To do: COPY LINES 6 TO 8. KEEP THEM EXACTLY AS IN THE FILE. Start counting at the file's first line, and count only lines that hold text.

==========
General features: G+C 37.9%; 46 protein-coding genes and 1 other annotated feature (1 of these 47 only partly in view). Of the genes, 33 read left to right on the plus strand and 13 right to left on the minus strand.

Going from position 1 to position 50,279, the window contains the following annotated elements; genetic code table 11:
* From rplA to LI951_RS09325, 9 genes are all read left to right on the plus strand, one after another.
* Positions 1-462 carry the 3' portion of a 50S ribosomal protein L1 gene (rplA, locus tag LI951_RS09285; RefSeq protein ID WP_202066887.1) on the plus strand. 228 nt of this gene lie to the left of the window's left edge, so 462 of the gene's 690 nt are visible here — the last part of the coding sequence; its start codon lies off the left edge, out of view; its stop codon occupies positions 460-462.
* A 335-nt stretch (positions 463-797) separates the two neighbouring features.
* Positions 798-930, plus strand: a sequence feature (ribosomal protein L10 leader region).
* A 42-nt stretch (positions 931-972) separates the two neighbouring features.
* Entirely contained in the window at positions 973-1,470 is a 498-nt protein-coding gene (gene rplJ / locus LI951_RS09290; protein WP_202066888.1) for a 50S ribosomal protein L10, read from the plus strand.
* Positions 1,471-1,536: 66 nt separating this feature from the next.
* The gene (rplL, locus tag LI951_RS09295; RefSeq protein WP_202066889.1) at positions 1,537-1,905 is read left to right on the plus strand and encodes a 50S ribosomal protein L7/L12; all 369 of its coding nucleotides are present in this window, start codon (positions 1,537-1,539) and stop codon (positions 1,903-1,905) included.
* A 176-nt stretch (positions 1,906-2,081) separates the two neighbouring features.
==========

* Positions 798-930, plus strand: a sequence feature (ribosomal protein L10 leader region).
* A 42-nt stretch (positions 931-972) separates the two neighbouring features.
* Entirely contained in the window at positions 973-1,470 is a 498-nt protein-coding gene (gene rplJ / locus LI951_RS09290; protein WP_202066888.1) for a 50S ribosomal protein L10, read from the plus strand.